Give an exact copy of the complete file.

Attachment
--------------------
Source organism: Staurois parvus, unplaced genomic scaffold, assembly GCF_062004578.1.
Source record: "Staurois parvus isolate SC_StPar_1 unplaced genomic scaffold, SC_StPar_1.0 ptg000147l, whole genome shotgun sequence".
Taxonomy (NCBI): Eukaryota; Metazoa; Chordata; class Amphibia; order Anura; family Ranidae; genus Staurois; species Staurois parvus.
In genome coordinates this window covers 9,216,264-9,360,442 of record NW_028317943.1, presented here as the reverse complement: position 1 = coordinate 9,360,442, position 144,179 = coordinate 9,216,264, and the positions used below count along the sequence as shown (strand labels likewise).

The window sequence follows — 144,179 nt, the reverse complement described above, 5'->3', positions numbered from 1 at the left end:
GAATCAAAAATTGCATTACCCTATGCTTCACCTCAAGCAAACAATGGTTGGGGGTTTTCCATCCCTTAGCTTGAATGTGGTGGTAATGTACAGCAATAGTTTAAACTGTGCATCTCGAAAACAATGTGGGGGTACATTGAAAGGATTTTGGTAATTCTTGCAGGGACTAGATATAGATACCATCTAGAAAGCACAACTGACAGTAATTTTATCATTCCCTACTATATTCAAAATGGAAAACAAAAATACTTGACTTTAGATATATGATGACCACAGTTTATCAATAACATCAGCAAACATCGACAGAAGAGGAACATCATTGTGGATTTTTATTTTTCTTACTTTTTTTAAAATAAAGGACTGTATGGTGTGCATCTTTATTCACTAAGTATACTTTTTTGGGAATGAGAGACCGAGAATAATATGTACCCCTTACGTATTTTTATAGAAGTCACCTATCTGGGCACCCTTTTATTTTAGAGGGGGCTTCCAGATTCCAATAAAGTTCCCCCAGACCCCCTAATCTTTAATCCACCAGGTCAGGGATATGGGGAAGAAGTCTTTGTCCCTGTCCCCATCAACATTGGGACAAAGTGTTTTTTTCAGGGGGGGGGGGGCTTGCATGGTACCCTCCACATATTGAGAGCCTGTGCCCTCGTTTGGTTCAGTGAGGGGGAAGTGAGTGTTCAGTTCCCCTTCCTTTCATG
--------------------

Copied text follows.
Source organism: Staurois parvus, unplaced genomic scaffold, assembly GCF_062004578.1.
Source record: "Staurois parvus isolate SC_StPar_1 unplaced genomic scaffold, SC_StPar_1.0 ptg000147l, whole genome shotgun sequence".
Taxonomy (NCBI): Eukaryota; Metazoa; Chordata; class Amphibia; order Anura; family Ranidae; genus Staurois; species Staurois parvus.
In genome coordinates this window covers 9,216,264-9,360,442 of record NW_028317943.1, presented here as the reverse complement: position 1 = coordinate 9,360,442, position 144,179 = coordinate 9,216,264, and the positions used below count along the sequence as shown (strand labels likewise).

The window sequence follows — 144,179 nt, the reverse complement described above, 5'->3', positions numbered from 1 at the left end:
GAATCAAAAATTGCATTACCCTATGCTTCACCTCAAGCAAACAATGGTTGGGGGTTTTCCATCCCTTAGCTTGAATGTGGTGGTAATGTACAGCAATAGTTTAAACTGTGCATCTCGAAAACAATGTGGGGGTACATTGAAAGGATTTTGGTAATTCTTGCAGGGACTAGATATAGATACCATCTAGAAAGCACAACTGACAGTAATTTTATCATTCCCTACTATATTCAAAATGGAAAACAAAAATACTTGACTTTAGATATATGATGACCACAGTTTATCAATAACATCAGCAAACATCGACAGAAGAGGAACATCATTGTGGATTTTTATTTTTCTTACTTTTTTTAAAATAAAGGACTGTATGGTGTGCATCTTTATTCACTAAGTATACTTTTTTGGGAATGAGAGACCGAGAATAATATGTACCCCTTACGTATTTTTATAGAAGTCACCTATCTGGGCACCCTTTTATTTTAGAGGGGGCTTCCAGATTCCAATAAAGTTCCCCCAGACCCCCTAATCTTTAATCCACCAGGTCAGGGATATGGGGAAGAAGTCTTTGTCCCTGTCCCCATCAACATTGGGACAAAGTGTTTTTTTCAGGGGGGGGGGGGCTTGCATGGTACCCTCCACATATTGAGAGCCTGTGCCCTCGTTTGGTTCAGTGAGGGGGAAGTGAGTGTTCAGTTCCCCTTCCTTTCATG